Hiking on Mallorca usually means hiking in the Tramuntana, or perhaps in the Serres de Llevant. But there are also a few very impressive routes along the oceanfront. One of my favorites leads from Cala Pi to Cap Blanc, an exciting and really unique stretch of coastline. Leave the paved way and follow the small piles of stones, sometimes resembling little stone men, to a rocky plateau right at the ridge above the sea. It takes you through a desert-like landscape with craggy red rocks that make you feel like Matt Damon in “The Martian”.
After a while, the red cliffs are yielding to the bright sandstone of Cap Blanc that gleams at the horizon between the turquois sea and the azure sky. And eventually a sign of civilization: the Torre del Cap Blanc, a watchtower that has witnessed the course of more than 400 years. If only it could tell! Of course, I had to climb up and imagine to be on the lookout for pirates. And there was one indeed – well, at least my sweetheart resembled one since he had not shaved for a couple of days.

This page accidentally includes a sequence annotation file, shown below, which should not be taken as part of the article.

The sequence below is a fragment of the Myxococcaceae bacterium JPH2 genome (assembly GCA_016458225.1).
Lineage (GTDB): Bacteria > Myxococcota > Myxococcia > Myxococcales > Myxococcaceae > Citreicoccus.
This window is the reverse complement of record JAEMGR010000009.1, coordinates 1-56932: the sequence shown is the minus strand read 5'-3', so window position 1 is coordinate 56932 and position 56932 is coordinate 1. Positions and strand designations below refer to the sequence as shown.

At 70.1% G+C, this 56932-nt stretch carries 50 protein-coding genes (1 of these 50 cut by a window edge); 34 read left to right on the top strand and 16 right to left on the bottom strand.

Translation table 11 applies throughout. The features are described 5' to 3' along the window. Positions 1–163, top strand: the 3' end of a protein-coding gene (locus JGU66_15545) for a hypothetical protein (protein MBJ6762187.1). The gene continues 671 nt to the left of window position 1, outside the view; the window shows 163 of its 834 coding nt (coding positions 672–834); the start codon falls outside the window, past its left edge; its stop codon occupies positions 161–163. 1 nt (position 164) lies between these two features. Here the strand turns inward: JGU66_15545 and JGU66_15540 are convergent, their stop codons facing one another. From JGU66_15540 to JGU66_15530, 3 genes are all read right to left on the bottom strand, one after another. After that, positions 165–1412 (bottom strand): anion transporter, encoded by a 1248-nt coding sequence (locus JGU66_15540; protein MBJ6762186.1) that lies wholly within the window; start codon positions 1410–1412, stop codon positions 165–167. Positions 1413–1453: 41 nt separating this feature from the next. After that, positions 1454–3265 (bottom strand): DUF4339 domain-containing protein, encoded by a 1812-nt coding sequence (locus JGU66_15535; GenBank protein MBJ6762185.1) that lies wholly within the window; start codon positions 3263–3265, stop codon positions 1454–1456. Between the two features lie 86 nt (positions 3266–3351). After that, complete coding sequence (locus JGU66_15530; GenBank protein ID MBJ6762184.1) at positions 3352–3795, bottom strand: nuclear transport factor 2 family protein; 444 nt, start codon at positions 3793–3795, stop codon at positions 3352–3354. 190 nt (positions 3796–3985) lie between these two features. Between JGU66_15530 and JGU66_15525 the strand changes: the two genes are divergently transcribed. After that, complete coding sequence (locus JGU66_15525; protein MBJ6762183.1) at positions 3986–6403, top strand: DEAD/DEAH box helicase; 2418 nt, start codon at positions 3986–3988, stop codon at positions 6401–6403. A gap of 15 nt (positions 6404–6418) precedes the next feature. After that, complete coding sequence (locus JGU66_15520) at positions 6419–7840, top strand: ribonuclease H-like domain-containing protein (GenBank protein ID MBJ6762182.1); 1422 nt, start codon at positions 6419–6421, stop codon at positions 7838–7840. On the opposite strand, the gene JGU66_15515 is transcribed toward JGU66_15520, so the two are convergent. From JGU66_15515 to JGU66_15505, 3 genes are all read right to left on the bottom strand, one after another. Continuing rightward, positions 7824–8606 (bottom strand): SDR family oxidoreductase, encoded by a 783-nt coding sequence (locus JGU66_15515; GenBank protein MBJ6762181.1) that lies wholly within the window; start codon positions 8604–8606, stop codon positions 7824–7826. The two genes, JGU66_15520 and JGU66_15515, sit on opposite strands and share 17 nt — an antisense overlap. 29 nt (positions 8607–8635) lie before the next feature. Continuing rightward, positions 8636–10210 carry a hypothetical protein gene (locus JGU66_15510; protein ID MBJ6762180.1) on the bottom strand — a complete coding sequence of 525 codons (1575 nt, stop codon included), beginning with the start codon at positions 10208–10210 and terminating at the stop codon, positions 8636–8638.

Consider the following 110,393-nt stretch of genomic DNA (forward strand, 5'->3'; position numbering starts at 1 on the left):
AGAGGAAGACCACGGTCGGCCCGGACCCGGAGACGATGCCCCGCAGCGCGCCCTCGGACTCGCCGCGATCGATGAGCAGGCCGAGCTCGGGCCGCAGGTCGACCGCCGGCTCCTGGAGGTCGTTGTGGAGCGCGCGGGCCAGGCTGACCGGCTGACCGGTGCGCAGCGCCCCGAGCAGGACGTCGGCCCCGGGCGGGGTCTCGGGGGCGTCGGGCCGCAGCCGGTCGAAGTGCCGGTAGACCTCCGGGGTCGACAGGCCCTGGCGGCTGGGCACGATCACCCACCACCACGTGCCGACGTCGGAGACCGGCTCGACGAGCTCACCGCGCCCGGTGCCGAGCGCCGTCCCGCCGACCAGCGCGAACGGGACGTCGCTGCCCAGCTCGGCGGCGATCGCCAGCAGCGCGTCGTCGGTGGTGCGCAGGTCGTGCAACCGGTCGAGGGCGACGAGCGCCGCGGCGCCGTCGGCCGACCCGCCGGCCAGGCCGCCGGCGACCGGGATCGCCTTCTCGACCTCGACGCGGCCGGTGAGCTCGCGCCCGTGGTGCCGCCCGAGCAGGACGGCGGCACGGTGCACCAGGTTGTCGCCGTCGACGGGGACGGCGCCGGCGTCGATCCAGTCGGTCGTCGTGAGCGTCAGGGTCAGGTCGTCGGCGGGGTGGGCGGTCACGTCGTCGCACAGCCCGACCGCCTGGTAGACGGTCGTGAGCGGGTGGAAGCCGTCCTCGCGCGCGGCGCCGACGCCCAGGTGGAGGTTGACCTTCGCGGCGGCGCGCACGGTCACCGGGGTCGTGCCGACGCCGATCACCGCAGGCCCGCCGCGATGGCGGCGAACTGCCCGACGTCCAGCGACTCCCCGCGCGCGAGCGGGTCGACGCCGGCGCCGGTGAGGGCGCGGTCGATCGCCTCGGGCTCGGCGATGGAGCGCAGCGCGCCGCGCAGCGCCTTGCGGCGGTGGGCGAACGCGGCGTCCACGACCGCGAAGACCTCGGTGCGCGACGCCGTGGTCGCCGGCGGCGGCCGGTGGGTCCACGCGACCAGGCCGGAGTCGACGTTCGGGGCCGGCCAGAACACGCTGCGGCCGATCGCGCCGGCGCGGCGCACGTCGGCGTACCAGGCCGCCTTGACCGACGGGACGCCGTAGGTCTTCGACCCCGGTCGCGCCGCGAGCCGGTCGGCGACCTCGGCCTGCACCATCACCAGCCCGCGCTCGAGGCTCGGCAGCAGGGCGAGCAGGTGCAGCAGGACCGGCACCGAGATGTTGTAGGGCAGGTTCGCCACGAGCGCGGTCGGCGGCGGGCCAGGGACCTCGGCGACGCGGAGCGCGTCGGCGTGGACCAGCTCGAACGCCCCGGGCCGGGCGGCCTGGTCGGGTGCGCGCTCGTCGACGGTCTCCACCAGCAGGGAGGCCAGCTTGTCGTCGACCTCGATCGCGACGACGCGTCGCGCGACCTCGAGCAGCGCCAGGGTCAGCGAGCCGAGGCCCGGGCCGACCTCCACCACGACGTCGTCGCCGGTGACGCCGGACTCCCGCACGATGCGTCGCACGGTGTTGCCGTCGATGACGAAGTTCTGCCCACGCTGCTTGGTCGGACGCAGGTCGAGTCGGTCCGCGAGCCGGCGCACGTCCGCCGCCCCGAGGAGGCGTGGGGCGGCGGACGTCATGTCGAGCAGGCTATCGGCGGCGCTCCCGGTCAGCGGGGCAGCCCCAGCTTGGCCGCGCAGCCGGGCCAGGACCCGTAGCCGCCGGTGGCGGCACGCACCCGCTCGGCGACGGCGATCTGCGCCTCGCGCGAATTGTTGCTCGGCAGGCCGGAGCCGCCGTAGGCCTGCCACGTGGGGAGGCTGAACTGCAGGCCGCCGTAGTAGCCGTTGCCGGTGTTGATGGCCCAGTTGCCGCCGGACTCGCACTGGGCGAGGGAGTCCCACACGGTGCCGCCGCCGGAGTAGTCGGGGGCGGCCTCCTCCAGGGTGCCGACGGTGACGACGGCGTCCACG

My first acquaintance with those little stone men guiding me through unknown territory was in Canada, where they are called inukshuk. The peoples of the Arctic regions of North America used these man-made stone landmarks as points of reference: as markers for travel routes, fishing places, for camps, hunting grounds, or to mark a food cache. I was very surprised to learn that there’s a large community of inukshuk on Mallorca, too, marking hiking trails in the mountains and along the shore.